A recent survey by the U.S. Public Interest Research Group found that 7 out of 10 college students have skipped buying a college textbook because of its price. The students said they recognize there are consequences for not doing so -- 78% said they expected to perform worse in a class where they hadn't purchased the textbook, even if they made plans to share or borrow the book from a friend.

The survey is another reminder of what almost every college student will tell you: many textbooks are prohibitively expensive. The average college student spends about $1000 a year on textbooks, about 26% of their yearly tuition, and the move from print to digital textbooks doesn't appear to provide much cost savings. Even worse, unlike print books, there is no secondhand market for e-books -- no returning your used e-books at the end of a semester for some cash to help subsidize the next semester's purchases.

So as back-to-school book-buying season is upon us, it's no surprise that at least one fairly new digital supplier of college textbooks is getting some very timely press coverage. The site is called Library Pirate, and it's just one of many sites online where people can download pirated copies of textbooks.

But unlike other sites that also offer movies or music, Library Pirate specializes in textbooks.

In an interview with the popular peer-to-peer filesharing blog Torrent Freak, the site's administrator paints participation in the site -- uploading as well as downloading these illegal e-book files -- as civil disobedience of sort: "Grab every textbook you can get your hands on and scan it so that everyone in the world can have a chance at education, he told Torrent Freak. Professors, students, and avid readers alike, it is our responsibility to do everything we can to make education available to all who seek it.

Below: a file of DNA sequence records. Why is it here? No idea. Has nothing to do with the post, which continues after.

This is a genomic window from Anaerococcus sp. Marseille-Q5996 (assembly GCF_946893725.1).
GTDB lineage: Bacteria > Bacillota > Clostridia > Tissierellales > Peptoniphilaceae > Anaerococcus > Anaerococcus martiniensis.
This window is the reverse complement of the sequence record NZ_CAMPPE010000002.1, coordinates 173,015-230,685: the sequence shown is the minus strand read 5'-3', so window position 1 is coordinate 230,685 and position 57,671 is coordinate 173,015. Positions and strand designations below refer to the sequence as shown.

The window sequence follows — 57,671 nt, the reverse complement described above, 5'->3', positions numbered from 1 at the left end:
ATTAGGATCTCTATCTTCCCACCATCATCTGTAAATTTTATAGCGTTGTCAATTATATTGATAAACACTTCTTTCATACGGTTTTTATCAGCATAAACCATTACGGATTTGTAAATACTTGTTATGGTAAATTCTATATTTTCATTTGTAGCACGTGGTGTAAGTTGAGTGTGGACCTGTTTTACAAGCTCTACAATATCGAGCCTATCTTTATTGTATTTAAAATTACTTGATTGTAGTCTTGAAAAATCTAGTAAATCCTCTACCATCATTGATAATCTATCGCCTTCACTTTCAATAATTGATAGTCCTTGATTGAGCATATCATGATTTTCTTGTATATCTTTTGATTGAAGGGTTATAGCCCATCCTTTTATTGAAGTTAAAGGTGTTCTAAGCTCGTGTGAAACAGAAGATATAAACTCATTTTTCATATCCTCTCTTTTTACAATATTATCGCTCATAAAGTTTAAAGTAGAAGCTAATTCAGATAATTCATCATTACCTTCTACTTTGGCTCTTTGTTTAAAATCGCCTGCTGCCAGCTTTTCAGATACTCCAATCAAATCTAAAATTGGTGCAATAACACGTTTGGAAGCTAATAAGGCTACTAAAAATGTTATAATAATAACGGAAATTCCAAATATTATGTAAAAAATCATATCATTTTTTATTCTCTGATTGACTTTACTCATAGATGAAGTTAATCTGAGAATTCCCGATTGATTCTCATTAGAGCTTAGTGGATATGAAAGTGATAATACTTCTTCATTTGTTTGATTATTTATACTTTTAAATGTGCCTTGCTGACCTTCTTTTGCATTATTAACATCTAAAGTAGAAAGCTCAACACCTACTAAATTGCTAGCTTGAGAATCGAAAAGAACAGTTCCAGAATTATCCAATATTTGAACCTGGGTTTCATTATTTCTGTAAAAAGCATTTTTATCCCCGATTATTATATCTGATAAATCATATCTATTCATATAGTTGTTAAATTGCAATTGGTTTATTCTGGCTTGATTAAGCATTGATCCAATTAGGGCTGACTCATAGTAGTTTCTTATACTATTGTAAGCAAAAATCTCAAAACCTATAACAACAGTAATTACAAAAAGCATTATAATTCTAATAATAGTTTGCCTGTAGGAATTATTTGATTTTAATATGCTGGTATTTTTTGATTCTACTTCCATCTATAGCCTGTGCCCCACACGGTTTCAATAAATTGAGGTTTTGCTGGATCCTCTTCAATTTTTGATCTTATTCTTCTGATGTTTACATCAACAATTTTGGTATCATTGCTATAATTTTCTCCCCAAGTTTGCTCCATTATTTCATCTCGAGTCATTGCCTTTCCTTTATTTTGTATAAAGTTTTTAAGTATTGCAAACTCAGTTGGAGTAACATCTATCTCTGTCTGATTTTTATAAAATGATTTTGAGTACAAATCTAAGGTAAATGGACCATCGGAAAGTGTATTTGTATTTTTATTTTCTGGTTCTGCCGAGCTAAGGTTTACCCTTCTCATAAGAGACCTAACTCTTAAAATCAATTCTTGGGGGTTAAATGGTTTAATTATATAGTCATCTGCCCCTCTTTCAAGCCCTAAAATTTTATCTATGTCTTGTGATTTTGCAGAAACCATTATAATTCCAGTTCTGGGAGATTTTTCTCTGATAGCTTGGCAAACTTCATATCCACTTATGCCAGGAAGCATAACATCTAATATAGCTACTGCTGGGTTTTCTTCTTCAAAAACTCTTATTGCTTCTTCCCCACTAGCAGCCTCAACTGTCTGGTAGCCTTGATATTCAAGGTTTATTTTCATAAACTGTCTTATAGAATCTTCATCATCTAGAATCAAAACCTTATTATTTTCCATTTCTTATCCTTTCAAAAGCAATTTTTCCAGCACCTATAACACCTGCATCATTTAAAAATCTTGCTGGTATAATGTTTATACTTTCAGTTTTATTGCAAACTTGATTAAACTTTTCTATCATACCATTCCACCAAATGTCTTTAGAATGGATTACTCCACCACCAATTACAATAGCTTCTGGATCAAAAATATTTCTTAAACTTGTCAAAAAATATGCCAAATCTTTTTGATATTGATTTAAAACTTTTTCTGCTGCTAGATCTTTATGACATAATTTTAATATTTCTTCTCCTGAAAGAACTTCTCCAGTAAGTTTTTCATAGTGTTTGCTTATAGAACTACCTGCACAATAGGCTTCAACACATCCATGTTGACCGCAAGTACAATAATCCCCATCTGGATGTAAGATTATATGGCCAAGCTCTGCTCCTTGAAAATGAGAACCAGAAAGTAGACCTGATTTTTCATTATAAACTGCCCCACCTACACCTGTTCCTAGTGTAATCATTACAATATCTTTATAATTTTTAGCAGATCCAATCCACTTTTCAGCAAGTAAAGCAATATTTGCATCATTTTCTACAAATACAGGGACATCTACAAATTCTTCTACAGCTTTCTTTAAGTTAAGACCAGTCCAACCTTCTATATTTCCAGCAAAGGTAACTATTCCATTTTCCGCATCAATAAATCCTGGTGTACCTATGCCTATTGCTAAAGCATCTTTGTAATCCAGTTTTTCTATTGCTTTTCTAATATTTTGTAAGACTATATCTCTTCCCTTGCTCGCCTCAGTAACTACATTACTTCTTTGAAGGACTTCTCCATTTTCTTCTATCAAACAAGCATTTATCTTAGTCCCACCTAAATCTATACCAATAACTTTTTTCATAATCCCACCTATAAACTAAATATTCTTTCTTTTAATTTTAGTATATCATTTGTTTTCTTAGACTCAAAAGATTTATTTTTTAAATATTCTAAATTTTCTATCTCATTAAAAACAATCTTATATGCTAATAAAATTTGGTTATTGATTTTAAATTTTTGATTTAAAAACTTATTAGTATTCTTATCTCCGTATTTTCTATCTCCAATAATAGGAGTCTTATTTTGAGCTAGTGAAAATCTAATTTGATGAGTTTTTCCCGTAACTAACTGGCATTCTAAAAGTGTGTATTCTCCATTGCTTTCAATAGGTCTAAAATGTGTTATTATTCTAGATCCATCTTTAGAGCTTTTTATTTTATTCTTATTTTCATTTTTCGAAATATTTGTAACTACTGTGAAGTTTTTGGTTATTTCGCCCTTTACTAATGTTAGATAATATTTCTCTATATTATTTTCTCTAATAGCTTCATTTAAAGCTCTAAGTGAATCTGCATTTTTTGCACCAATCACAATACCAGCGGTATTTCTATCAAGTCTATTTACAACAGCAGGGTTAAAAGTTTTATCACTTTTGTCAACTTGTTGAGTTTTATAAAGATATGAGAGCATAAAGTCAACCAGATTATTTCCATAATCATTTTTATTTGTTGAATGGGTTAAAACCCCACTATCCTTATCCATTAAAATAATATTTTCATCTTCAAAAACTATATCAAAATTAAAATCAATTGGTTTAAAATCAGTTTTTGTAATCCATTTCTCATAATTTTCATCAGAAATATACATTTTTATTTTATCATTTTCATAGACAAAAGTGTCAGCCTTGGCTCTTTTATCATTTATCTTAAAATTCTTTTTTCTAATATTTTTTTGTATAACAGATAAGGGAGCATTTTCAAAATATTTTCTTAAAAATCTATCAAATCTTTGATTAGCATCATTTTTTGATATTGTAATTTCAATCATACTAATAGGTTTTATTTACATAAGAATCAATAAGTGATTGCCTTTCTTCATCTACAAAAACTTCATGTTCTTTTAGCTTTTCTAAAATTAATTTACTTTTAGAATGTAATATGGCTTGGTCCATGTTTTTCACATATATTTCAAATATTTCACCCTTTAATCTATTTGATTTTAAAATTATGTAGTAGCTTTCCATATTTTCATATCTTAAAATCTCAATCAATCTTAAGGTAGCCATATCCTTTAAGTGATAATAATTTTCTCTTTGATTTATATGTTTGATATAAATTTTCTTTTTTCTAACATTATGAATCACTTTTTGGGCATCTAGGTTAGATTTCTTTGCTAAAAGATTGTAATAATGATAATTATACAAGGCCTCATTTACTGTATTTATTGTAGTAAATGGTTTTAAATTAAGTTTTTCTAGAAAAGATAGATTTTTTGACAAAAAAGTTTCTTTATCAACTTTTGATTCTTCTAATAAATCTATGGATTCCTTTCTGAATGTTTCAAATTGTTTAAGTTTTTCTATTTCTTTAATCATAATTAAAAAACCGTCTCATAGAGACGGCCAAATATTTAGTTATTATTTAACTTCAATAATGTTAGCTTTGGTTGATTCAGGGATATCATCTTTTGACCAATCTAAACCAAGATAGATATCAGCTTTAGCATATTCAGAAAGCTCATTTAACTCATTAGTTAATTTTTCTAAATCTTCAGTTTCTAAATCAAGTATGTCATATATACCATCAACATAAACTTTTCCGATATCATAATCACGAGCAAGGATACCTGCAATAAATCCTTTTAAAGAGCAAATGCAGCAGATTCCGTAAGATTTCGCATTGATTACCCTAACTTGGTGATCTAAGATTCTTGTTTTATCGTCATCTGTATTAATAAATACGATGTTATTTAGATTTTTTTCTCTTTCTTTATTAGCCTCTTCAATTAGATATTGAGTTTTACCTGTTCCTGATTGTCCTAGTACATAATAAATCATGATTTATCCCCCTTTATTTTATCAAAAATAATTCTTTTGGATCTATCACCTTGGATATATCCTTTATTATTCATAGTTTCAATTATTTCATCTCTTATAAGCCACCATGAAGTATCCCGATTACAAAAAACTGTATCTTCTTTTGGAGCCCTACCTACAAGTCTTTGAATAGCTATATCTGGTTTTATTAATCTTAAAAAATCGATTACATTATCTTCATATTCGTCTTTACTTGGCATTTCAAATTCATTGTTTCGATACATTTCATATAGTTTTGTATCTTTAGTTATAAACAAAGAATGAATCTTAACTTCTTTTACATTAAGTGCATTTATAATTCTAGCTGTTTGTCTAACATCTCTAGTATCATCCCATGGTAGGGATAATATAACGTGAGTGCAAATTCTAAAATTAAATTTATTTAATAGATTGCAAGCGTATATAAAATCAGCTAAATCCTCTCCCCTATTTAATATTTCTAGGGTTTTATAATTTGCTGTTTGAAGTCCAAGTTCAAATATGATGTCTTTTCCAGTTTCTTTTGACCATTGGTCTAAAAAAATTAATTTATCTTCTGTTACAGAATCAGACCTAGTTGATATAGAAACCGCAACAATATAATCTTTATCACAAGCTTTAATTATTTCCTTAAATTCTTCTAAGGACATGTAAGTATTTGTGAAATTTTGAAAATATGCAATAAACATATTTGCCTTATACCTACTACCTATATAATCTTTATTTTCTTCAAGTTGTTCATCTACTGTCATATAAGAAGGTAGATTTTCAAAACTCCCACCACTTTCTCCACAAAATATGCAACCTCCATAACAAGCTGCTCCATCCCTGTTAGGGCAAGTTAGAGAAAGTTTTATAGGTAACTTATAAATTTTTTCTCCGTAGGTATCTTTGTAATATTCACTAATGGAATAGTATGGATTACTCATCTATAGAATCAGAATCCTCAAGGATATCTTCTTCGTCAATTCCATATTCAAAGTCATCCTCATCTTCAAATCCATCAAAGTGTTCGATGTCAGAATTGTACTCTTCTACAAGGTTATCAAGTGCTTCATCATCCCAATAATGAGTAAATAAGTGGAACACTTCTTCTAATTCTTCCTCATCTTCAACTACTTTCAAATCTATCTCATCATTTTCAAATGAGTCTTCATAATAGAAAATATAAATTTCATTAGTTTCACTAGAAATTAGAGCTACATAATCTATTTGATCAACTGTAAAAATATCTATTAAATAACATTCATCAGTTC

It's an argument that sounds a lot like that made by someone who, late last month, uploaded some 33 GB of academic journals onto The Pirate Bay. That act was done in response to the indictment of early Reddit-er Aaron Swartz, who was charged with felony hacking and computer fraud for downloading some 4.8 million papers from the academic journal database JSTOR. While Swartz's plans for his massive academic data trove weren't clear, the manifesto that accompanied that 33 GB upload invoked the "educational and scientific information should be free" mantra.

Now, I don't mean to conflate textbook publishing with academic journal publishing. One industry requires students buy and read the books; the other requires academics write for them, read and cite them, and requires academic libraries pay for subscriptions. And I don't mean to conflate the rationale of those who set up sites like Library Pirate and those who just simply can't afford to buy their school books and turn to file-sharing sites because they know it's an option.

GigaOm's Mathew Ingram has a great post today asking if we willdisruption in academic publishing. Certainly open educational resources, open access journals, and, of course, the open Web all provide part of the answer here -- academic content that is accessible, sharable, re-mixable. But most of all, it's content that is free. And whether we like it or not, that's the price point that more and more students might be looking for.

Audrey Watters


Hack Education

The History of the Future of Education Technology

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